You can’t fill a 7,000 seat arena in Sweden or Russia for a junior hockey game and make a tidy profit like you can in Canada. The motivations of the clubs aren’t influenced by money at that level.

The Nick Robertson problem — is he NHL or OHL, and you have to decide with finality for the whole season in the space of a very short period — doesn’t exist in European hockey.

Relegation

If you’ve noticed the relegation and promotion system at the WJC, you’ll understand it when some leagues use a similar system. The lowest ranked team or two at the end of a season are sent to the second-level league and the top ones from there come up.

The KHL invented their own relegation system, which uses financial stability as one of the criteria, and I find that very interesting as a way to keep a league financially healthy. They seem to be less inclined to major money catastrophes since they started this. They don’t adjust the list of teams every offseason, only as need arises.

Import Limits

If you know all the rules on import limits (the number of foreign players allowed) in every league, I bow to you. Just figuring out the multiple different rules in the KHL depending on where a team is located is daunting. But all leagues, by default and by design, favour the players in the country they’re located. Some have a lot of imports — the KHL surely leads that list — and some have very, very few. The NHL and the AHL are unusual in their total lack of concern about nationality.

HC, HK, IF and other Initials

Most teams are named for the club, which is often named for the city it’s in, and then they have HC or something before or after the name, and it all means “hockey club” or something similar. I leave those letters off most team names when discussing them.

Some leagues go heavy on nicknames, and use them exclusively, and while the official name includes the city, the common way the team is referenced is by the nickname. Some teams have nicknames yet they are rarely used in official discussion of the team. You can ignore a Swedish team’s nickname and get along just fine. Most Finnish teams are referred to by that name only, leaving off the city. Acronyms are common in several leagues.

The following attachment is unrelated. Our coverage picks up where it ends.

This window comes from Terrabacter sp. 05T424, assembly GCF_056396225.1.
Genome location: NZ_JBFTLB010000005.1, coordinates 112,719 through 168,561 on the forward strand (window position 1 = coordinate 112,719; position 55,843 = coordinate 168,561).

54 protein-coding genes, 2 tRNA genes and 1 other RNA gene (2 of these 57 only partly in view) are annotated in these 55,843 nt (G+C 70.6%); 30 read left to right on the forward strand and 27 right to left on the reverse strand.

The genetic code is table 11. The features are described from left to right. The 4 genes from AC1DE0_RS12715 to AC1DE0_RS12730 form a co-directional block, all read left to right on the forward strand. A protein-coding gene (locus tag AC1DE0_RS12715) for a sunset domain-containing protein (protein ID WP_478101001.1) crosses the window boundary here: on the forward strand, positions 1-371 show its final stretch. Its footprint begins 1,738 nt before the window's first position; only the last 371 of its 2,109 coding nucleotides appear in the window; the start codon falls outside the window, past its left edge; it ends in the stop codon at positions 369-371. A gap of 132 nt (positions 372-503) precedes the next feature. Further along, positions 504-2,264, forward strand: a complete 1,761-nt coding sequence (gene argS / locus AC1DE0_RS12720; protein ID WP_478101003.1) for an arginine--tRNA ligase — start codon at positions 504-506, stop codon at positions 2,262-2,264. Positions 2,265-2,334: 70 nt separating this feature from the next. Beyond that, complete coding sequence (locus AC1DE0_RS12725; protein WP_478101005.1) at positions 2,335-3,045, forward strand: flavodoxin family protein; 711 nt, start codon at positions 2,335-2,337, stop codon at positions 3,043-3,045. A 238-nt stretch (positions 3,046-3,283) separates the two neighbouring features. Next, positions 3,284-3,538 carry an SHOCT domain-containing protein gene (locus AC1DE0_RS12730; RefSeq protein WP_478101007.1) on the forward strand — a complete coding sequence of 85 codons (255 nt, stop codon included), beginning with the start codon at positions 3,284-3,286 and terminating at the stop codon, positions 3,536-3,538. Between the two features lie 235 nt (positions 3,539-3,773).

Rink Size

NHL rink size is 200 ft by 85 ft or 60.96 m by 25.9 m.

Big ice, Olympic ice and European ice are terms often used to refer to the old IIHF standard of 60 m by 30 m. There are many arenas in Europe that use that size still, however, the IIHF is moving away from it. They used a hybrid aka “Finnish” rink size this past winter for the WJC, and they will likely continue to do that when the event is in Europe.

Many KHL teams are moving either to NHL size or a hybrid size, and it seems like the days of the vast open ice that allows for differences in playing style are receding into the past. You will still occasionally find pundits who want NHL ice bigger, but they don’t seem to realize the trend on the other side of the world is going in the opposite direction.

Hybrid sizes are the same 60 m length as the old standard, but are in the neighbourhood of 28 m wide.

It is a myth that all North American rinks are NHL size. Many NCAA teams play on 60 m by 30 m ice surfaces.

Loans

There are few topics in hockey that confuse fans more than loans. NHL-only fans tend to see the NHL system as the only system, and the waivers system as a way to dispose of bad players. Ha ha, he’s on waivers. LOL. That’s the standard response.

In reality, loans exist in North American hockey — every player on an NHL contract who isn’t in the NHL is loaned somewhere. Waivers are part of the process of loaning players to the AHL. Loans between clubs happen, although they are rare, but even NHL-contracted players have been loaned to other NHL teams’ AHL affiliates. Kasimir Kaskisuo is the most recent Leafs example of that phenomenon.

In Europe, where young players may be contracted to clubs without precisely suitable teams to send the player to for development, loans to other clubs, leagues or even to leagues in other countries are not at all uncommon. Ice time and opportunity to play on top power play units are reasons why a prospect got moved more often than they’re a bust, LOL.